Filed under: green

trends in residential architecture

A few days ago, Kyle sent me this from the American Institute of Architect’s website. The article mainly talks about a modest turnaround beginning to take shape in the residential sector (woohoo!), but it also looks at specific trends and patterns that have been gaining in popularity. Since many of the items directly relate to what we’re doing over here at chezerbey, we thought we’d bring up the topic up and see what others thought.

1. Houses are getting smaller – not a shocker, but it makes us feel better about opting not to add on to our 800 SF footprint.

2. People want accessibility and flexibility – the most significant decision we’ve made at chezerbey is to knock out walls and open up the floor plan. Now…I’m hesistant to say that any ol’ open floor plan is successful though. While it’s nice to have visual connection between the “public” spaces of a house, it’s also a good idea to use materials, light and volume to provide distinction or a sense of hierarchy. For instance, at our house we felt that keeping a consistent ceiling across the space would produce a bit of a “bowling alley” effect. By vaulting the ceiling over the kitchen and dining room, we were able to bring in more light and provide more volume in a space where you’re mostly standing up. For the living area, we chose to add some richness and texture to the space by exposing the wood joists. Additionally, the lower ceiling height (as compared to the adjacent vaulted ceiling) gives people a sense of coziness and refuge, which makes a lot of sense for the area with the most comfortable furniture!

Along with an open plan, we’re also designing for flexibility. By doing a series of sliding barn doors instead of swinging doors, we can easily change the feel and function of the spaces depending on our needs. The new room we created from part of the old living room will have a generous doorway and direct connection to the living area which means it could serve as overflow living space, an office or a guest bedroom. The new loft space could also transform as needed.

Although our house’s main spaces are all on one level, it’s not exactly accessible (and granted, this trend is likely a result of the aging baby boomer population). While we probably won’t be leaving our construction ramp up long-term, there are some options to create better accessibility in the event it was needed.

3. People want to spend more time outside, but not maintaining fussy yards – Ok, so we haven’t really done much in the way of property enhancements besides take stuff out (shrubs, decrepit picket fences and excessive amounts of concrete), but we definitely have plans to address many of these topics. Seattle loves its low-maintenance, drought-tolerant landscaping (it usually doesn’t rain at all during the summer months) and we’ll be more than happy to minimize our lawn/mulch and embrace the natives. (And once we actually have things that need watering, we can easily add a couple of rain barrels to our existing downspouts.) We also have big plans for a deck in the back (and, if our friends had their way – a hot tub), with a grill, seating and maybe even an approved fire pit for those cool nights. We’re also big into blending the indoors and outdoors – which drove our decision to install 4 skylights and open up the back of the house to the backyard.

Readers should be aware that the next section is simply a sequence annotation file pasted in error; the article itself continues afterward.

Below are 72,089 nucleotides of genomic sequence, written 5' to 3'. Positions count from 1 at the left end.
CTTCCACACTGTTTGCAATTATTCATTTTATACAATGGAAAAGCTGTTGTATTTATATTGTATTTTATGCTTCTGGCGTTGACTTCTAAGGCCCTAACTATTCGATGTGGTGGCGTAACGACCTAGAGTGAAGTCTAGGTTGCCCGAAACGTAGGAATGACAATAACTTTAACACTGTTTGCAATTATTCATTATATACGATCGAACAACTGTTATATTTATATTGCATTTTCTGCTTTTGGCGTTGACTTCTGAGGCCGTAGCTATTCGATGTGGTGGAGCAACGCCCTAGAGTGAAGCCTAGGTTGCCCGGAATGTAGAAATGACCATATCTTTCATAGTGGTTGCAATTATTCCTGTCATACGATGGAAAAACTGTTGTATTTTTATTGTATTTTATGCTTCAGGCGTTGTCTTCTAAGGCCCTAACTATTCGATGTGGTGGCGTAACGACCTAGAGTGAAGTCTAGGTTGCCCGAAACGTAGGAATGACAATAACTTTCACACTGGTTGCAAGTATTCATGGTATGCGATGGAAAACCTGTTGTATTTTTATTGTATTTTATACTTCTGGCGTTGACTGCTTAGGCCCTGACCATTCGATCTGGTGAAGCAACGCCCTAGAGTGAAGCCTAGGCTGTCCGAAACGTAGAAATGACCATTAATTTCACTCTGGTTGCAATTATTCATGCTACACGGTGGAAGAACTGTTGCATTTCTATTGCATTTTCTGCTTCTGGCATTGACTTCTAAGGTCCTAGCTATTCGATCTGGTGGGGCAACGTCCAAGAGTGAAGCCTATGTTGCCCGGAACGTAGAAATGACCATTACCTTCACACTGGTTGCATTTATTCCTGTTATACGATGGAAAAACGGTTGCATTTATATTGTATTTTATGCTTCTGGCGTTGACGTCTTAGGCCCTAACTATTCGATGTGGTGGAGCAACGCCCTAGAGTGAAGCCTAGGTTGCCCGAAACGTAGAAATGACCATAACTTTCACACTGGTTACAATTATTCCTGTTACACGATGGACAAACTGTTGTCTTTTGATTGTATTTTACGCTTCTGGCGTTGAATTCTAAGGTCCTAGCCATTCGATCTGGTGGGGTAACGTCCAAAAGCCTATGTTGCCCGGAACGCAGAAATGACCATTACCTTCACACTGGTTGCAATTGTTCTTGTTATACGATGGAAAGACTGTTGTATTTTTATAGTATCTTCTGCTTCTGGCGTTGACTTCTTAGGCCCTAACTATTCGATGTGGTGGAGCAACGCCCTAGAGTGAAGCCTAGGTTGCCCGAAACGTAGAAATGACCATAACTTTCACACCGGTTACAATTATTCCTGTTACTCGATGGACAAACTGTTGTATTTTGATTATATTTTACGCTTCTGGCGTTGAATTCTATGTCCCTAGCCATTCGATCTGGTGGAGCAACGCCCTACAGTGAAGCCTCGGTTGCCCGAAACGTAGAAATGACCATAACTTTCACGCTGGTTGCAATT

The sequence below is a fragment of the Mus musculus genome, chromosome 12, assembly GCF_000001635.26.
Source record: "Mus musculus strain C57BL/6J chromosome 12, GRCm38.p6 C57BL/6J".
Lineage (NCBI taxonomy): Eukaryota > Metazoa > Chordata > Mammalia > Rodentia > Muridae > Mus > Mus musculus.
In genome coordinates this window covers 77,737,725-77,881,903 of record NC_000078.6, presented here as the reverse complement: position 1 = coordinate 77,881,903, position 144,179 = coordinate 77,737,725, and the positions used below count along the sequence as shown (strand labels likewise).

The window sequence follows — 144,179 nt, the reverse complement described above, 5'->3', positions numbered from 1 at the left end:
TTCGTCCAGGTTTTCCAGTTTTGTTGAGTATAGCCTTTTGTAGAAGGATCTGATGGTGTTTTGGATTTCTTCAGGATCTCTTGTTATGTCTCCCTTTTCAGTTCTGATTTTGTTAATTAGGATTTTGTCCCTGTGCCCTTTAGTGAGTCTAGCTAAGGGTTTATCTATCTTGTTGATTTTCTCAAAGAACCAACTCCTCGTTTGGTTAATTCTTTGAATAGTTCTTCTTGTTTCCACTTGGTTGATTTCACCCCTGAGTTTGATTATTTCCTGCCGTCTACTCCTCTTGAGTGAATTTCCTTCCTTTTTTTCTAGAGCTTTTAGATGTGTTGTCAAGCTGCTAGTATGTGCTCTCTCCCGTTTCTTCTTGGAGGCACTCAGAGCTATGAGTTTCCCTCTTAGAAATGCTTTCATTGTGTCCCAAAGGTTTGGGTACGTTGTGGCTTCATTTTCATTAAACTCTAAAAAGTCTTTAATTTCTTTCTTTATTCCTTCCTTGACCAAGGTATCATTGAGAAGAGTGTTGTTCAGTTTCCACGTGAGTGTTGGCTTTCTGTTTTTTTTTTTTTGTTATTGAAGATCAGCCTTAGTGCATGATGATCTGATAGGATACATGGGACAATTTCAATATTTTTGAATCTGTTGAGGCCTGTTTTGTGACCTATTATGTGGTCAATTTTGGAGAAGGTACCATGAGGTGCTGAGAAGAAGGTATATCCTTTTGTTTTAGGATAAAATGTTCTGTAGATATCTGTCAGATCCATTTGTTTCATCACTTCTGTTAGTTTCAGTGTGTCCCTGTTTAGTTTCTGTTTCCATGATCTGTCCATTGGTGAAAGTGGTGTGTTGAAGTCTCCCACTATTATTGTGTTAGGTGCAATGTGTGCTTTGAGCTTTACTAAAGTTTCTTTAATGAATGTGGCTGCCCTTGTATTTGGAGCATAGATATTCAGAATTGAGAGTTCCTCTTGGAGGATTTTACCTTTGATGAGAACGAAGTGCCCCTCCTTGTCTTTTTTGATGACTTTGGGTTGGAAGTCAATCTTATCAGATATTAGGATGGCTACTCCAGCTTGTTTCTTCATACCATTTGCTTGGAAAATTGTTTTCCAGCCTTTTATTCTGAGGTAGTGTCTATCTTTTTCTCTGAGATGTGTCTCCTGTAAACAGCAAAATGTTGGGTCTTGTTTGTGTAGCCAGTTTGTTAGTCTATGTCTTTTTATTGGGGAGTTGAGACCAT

So what do you think? Does the AIA have it right? We seem to be addressing most of these issues in our own home as well as our professional projects. I would have been curious to see a poll regarding the growing trends in efficiency – something that looked at the demand for better windows, higher r-value insulation, more efficient appliances, renewable energy, etc.

All images were found here.

re-nest blogger

Hi everyone…just stopping by to say that I am trying out for a blogger position for re-nest (part of the Apartment Therapy family) and they posted one of my sample posts today! Check it out and if you like what you see, leave a comment!

 

safety first

A few days ago we were browsing through photos from last summer (finally getting around to posting some tools and extra supplies on craigslist!), when we came across this:

And we laughed. Taking a break from paint shaving the house (not a cameo scene from a sci-fi movie),  Kyle sports a full range of safety gear. Almost any house project has the potential to be dangerous and/or messy so it’s important that all the right precautions are taken. In this case, it was eyes, ears, nose, mouth and hands.  And as an added bonus, a certain entertainment value to our neighbor with the freshly painted house.

Three years ago, we went full face mask to protect against flying chunks of concrete as we cleared out our “planting” strip.

One of our first projects we undertook was to install a wall heater in our bathroom (yes, the bathroom that we eventually gutted). This is also when we discovered the hell that is lath and plaster.

In 2007, a roof harness  prevented any mishaps while Kyle shoveled off shingles. [The worst. project. ever.]

I’m not kidding, the roof was intense. Unfortunately, it is harder to protect one’s self against dirt and grime.

So there you go, a sampling of all things safety. We even have a whole drawer in the shop that we’ve dubbed “the safety drawer”. Gloves, glasses, ear protection, dust masks, respirators…it may seem like a hassle at the time (and you may feel a little goofy) but preventing accidents and prolonged exposure to debris is well worth it.